The Weekly Tally 09.15.22


Following in the same vein as former president Donald Trump who declared the press “the enemy of the people,” the GOP is shunning the media – pulling out of future presidential debates – and in some cases attempting to shut it out by creating impossible access requirements, according to an Aug. 31 report by the Freedom of the Press Foundation. Conservative group Turning Point Action is requiring journalists covering specific GOP events to turn over footage and allow TPA to have editorial control of stories. Recent events include ones where Gov. Ron DeSantis, R-Florida, appeared with other candidates like Ohio Senate GOP nominee J.D. Vance. TPA said it was “protecting the experience of our attendees,” reports Jon Allsop of the Columbia Journalism Review. Some traditional outlets like the Washington Post obtained a waiver from the rules, others ignored or found ways around them. Chris Quinn, editor of Ohio’s largest newspaper, The Plain Dealer, refused to cover the Vance event, writing that the rules are “the kinds of policies you’d see in a fascist regime.”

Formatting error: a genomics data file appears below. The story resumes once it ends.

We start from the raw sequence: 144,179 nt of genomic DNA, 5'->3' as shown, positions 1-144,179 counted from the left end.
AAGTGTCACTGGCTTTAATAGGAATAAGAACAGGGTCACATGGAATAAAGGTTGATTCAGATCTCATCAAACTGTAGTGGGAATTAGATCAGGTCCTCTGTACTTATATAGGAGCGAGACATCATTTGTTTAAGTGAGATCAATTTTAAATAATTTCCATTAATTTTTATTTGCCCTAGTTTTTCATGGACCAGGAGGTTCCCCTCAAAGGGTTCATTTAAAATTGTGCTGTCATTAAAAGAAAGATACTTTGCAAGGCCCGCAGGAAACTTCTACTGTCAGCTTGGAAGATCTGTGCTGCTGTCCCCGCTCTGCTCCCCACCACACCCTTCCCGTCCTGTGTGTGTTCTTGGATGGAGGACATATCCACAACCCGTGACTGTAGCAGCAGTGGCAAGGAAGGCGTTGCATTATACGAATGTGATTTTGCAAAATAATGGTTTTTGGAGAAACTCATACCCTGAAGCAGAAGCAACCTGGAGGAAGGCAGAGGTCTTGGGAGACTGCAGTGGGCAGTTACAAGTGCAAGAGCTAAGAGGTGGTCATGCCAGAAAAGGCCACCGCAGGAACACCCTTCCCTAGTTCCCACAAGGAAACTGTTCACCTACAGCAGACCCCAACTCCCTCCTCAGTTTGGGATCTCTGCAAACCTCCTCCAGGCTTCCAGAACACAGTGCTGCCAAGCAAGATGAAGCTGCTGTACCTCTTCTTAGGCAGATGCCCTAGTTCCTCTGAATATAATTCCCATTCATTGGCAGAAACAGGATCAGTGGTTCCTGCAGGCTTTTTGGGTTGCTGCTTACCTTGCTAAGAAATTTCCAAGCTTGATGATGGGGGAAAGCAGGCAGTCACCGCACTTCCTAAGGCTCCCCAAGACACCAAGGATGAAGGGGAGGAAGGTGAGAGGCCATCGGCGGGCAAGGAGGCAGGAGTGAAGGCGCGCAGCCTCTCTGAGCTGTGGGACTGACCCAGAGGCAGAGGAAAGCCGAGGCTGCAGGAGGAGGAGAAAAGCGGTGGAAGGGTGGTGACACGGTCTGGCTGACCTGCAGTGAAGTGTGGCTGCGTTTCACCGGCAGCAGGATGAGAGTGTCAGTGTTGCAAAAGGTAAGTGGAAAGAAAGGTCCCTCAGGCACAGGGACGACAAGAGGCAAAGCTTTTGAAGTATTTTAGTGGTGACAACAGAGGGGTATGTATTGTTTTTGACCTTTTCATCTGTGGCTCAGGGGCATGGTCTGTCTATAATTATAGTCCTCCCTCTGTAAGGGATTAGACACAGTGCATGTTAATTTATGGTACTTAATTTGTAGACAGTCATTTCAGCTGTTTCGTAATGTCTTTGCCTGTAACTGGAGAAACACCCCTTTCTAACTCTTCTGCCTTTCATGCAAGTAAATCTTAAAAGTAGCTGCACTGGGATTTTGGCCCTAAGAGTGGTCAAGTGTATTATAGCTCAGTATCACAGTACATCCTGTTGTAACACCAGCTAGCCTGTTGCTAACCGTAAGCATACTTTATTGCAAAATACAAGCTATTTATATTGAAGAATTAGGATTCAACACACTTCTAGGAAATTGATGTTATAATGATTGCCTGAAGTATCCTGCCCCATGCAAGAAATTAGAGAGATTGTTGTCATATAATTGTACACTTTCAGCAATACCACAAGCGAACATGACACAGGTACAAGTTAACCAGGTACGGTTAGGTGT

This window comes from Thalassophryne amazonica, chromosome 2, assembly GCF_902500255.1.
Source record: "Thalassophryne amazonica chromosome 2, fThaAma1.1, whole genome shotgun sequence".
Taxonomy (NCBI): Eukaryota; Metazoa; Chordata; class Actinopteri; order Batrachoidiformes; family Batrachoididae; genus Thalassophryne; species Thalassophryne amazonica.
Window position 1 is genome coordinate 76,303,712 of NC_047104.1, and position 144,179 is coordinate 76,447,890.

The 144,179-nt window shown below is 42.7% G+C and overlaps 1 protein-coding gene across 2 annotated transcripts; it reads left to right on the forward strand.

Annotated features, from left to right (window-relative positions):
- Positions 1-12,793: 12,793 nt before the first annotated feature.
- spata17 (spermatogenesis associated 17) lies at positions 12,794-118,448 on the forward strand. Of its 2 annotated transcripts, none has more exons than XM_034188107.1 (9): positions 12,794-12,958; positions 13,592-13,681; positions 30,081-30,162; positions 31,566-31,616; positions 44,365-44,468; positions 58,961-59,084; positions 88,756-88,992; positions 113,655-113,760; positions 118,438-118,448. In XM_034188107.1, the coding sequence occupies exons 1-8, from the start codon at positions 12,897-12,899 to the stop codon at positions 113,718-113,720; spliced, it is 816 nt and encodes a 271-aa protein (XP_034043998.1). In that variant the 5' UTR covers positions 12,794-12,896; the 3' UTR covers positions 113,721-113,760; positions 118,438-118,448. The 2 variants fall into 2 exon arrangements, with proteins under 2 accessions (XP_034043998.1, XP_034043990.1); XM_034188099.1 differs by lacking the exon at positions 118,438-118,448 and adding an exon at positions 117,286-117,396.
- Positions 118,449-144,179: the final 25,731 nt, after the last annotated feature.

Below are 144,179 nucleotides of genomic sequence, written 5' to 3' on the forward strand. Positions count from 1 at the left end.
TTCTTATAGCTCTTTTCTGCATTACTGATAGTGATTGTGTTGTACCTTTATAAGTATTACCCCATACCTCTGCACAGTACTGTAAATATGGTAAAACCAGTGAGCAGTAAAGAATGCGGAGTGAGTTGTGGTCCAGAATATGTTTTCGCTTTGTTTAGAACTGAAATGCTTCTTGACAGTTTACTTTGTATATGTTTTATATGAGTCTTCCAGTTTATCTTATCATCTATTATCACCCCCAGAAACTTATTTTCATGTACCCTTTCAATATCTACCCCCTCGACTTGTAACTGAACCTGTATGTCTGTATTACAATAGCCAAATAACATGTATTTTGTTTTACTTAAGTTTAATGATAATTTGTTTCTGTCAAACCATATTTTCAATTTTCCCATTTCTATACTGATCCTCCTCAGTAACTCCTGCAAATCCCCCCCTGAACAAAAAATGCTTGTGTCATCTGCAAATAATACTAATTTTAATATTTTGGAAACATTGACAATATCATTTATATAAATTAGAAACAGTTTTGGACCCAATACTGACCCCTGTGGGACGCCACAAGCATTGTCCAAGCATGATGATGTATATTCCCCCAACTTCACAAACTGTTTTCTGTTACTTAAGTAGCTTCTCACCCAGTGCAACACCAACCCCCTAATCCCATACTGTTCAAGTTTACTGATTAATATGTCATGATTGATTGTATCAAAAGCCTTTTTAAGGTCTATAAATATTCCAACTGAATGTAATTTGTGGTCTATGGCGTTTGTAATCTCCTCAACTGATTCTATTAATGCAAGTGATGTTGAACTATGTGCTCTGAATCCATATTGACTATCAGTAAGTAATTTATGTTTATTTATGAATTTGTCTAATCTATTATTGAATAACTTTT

“We humans are sharing this space with other species.” - City of Monterey announcement about thousands of sea lions on the shore near Fisherman’s Wharf (see story, “Sea lion mania stretches into another week,” posted Sept. 9 at



The city of Monterey is one of only 22 cities nationwide to receive additional Community Development Block Grant money from the federal Coronavirus Aid, Relief, and Economic Security Act (CARES Act). The city used its two previous rounds of CARES Act funding for a rental assistance program for residents, and a statement from the city says this additional funding ($105,968) was awarded on account of the city’s “capacity to quickly distribute the much-needed funds.” By February 2021, 405 checks totaling $962,287.32 went to 162 Monterey households using previous funds from the CARES Act. The new funding will be allocated in the 2023-24 fiscal year, and will be used to provide public service grants to agencies “that have the greatest need and will make the biggest impact” in serving low-income residents and employees in Monterey.


Like Great Britain, Youth Arts Collective is ready to enter a new era with a big generational swap. After 23 years of being in charge of the nonprofit, Marcia Perry and Meg Biddle are stepping down, passing leadership to “the replacement dream team,” Perry writes by email. The dream team is: Jesse Juarez as executive director and Marissa Serna as program director. They will shadow Perry and Biddle to the end of 2022 when the torch will be passed. Juarez was a YACster himself from 2001-2005, later serving on YAC’s board. Serna, an active board member, has 15 years of leadership in visual arts education programming. They will be supported by Grace Khieu as promotional director, Natalia Corazza as administrative assistant, and many others. Perry and Biddle will stick around as mentors to the arts education organization.

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